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App helps measure booze content

Australian wine company is all set to unveil the world’s first reality app that lets drinkers calculate the number of standard drinks they’ve had just by pointing their smartphone at their wine glass. Jacob's Creek's Wine Line augmented reality app can calculate how many standard drinks are included in a serving, regardless of the size or shape of the glass.
The app then keeps track of how many drinks the person has consumed in each session, News.com.au reported. Users of the free iPhone Wine Line app can trace the outline of the wine in their glass and then select the type of wine they’re drinking.

Reduction in BMI cuts diabetes risk in obese teens

Researchers found that obese teenagers who reduced their body mass index (BMI) by 8 percent or more had improvements in insulin sensitivity, an important metabolic factor related to the later development of type 2 diabetes.

The teens followed a family-based, lifestyle-modification weight loss program that offers the potential to become a broader model.

BMI is a measure of body weight adjusted for height. “This threshold effect that occurs at 8 percent suggests that obese adolescents don’t need to lose enormous amounts of weight to achieve improvements,” said pediatric endocrinologist Lorraine Levitt Katz, M.D., of the Diabetes Center for Children at The Children’s Hospital of Philadelphia.

“The improvements in insulin sensitivity occurred after four months of participating in a lifestyle-modification program,” Katz stated.

The study team analyzed results in 113 primarily urban adolescents, aged 13 to 17, of whom 81 percent were female, and 62 percent were African American. At the start of the study, their mean BMI was 37.1, placing them in the severely obese range. None had type 2 diabetes, but their obesity placed them at high risk to develop the disease in the future.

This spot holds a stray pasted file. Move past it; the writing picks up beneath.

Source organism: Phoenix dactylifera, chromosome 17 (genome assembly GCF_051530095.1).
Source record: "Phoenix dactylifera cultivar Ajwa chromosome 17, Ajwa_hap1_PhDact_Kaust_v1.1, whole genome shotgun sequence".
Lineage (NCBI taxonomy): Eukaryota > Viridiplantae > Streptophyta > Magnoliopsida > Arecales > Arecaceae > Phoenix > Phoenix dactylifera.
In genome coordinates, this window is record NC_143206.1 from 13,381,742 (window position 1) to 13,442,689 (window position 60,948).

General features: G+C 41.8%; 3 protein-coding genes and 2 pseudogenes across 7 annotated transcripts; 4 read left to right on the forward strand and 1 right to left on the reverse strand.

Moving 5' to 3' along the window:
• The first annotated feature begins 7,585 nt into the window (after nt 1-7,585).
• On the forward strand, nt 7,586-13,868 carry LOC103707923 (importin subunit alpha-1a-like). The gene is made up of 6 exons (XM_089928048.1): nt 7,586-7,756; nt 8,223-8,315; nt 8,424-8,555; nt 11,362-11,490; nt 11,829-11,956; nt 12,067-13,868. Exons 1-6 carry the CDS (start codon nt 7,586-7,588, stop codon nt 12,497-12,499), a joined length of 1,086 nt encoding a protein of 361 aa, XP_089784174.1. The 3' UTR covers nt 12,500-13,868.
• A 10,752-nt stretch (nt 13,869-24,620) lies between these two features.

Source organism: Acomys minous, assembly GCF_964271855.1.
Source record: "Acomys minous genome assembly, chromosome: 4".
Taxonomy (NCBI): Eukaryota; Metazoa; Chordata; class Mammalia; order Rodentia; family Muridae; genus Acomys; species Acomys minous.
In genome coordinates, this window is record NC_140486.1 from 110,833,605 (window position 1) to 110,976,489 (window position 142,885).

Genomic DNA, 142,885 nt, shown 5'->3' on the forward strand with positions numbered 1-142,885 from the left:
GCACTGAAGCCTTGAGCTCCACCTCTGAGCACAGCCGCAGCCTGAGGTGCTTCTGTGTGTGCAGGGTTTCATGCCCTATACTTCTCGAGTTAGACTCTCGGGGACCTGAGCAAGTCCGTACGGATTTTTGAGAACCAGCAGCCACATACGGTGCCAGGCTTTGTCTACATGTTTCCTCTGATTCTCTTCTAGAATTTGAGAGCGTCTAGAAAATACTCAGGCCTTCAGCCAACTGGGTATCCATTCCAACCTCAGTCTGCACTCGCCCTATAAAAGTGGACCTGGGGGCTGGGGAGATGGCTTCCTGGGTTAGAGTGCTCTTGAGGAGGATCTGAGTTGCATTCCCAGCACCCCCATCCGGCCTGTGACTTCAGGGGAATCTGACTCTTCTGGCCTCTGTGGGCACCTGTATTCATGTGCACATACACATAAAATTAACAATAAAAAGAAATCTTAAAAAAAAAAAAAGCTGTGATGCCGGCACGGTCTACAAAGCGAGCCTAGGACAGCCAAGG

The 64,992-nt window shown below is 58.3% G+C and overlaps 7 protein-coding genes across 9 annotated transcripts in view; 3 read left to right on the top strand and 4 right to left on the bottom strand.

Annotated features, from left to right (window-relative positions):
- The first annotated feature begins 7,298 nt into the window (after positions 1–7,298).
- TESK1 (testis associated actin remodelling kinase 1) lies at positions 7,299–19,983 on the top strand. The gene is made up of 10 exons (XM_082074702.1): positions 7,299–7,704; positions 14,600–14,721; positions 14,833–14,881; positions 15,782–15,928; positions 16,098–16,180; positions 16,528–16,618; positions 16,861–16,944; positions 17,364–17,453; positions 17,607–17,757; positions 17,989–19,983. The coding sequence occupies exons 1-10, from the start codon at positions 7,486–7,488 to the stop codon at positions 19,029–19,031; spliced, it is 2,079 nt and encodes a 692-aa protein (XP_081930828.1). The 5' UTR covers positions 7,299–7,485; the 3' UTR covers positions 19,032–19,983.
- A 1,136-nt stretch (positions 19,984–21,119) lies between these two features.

Alzheimer's drugs may reduce risk of heart attacks

Drugs commonly used to treat Alzheimer’s disease may have another benefit: preventing heart attacks and premature death, a new study has suggested. Professor Peter Nordstrom, of Umea University, Umea, Sweden, and colleagues reviewed records on 7,073 Alzheimer’s patients taking cholinesterase inhibitors (ChEIs), such as donepezil, rivastigmine and galantamine, which are used for treating mild to moderate Alzheimer's disease.

Side-effects of ChEIs include a beneficial effect on the vagus nerve, which controls the rate at which the heart beats, and some experimental studies have suggested that ChEIs could also have anti-inflammatory properties.

They found that those who were on ChEIs had a 36 percent reduced risk of death from any cause, a 38 percent reduced risk of a myocardial infarction (heart attack) and a 26 percent reduced risk of death from cardiovascular causes such as stroke compared to people not taking ChEIs.

These results included adjustments for various confounding factors such as age, sex, whether the diagnosis was for Alzheimer's dementia or Alzheimer's mixed dementia level of care, and medical history including medications for other conditions.

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